If anyone says, “I love God,” and hates his brother, he is a liar; for he who does not love his brother whom he has seen cannot love God whom he has not seen. And this commandment we have from him: whoever loves God must also love his brother.1 John 4:20-21 ESV
This verse points out just how broken our hearts truly are because it points out the truth: If we struggle to love those around us, we cannot love God.
We love well when it’s easy. Think about it when you typically say, “I love you” to your spouse—not the rote “I love you” that comes at the end of a phone call or as you’re walking out the door, but when do the words bubble up as the result of a genuine emotion? Most often, they flow from our mouths when the other person has made us feel good about ourselves. We typically tell our spouses they are loved when our needs have been met, when we’re feeling pretty good about ourselves, when they live up to our expectation for how they should treat us. They give us something or do something for us, we’re content with the relationship, they make us laugh—those are all times it’s easy to say I love you. Maybe you’ve said it as they have embraced you in a hug, or the words are whispered during an intimate moment. Perhaps they’ve loaded the dishwasher or they’ve said something to make you feel special and they’re said as words of gratitude. The reality is “I love you” most often communicates how well I’m feeling right now about our relationship.
But this isn’t biblical love. Biblical love is sacrificial love, it’s saying “I love you” when it’s hard. It’s putting the other’s needs before our own, it’s understanding the other person’s perspective, it’s accepting their struggle with sin because you have your own. It’s showing grace when mistakes are made, it’s giving mercy where it isn’t deserved, it pursues the other person despite the hurt they have caused you. Biblical love is returning harshness with kindness, neglect with compassion, betrayal with forgiveness. That’s the kind of love God showers on us every single day, and that’s the love He expects us to show His children.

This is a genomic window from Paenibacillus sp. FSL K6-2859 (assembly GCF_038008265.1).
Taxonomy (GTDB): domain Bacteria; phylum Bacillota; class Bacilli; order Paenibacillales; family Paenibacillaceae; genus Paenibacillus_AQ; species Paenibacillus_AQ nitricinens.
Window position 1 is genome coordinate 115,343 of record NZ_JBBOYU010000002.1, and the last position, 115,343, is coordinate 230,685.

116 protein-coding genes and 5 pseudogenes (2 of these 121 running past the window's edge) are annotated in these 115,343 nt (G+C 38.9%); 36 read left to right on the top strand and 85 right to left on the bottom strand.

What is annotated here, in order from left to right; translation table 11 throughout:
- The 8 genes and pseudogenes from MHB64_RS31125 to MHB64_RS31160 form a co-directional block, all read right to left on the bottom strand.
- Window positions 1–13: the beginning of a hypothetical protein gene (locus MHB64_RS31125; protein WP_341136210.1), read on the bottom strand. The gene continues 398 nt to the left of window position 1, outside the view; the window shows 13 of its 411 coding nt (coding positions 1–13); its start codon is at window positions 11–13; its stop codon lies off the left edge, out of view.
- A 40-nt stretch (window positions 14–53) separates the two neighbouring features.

There is nothing we can do to separate ourselves from the love of God. Nothing we do can push Him away—think about that.
For I am sure that neither death nor life, nor angels nor rulers, nor things present nor things to come, nor powers, nor height nor depth, nor anything else in all creation, will be able to separate us from the love of God in Christ Jesus our Lord.Romans 8:38-39 ESV
Is this how we love our spouses? Can we say we will love our spouses no matter what they do to us? Can we say there is nothing that will separate us from them? Or is there I limit? I will love you until you do ‘this’ to me. That’s not how God loves us. That’s not biblical love. There is nothing that can separate us from the love of God in Christ Jesus. This is how we are to love.
Problems enter relationships when our expectations aren’t met. Every single conflict you have in your marriage can be traced back to an expectation of yours not being met. Your expectation of being treated in a certain way, your desire to be respected or loved the way you desire to be loved, your need to be heard or supported—it all gets in the way of you being able to love others the way He calls us to love. I love me before you.
Our “I love you’s” should mean “I love you before me.” I love you before my needs, I love you before my expectations, I love you before me. Spend time today thinking about how to communicate biblical love in your marriage today by choosing the words, “I love you before me.”
Press on ~ you are loved 💗
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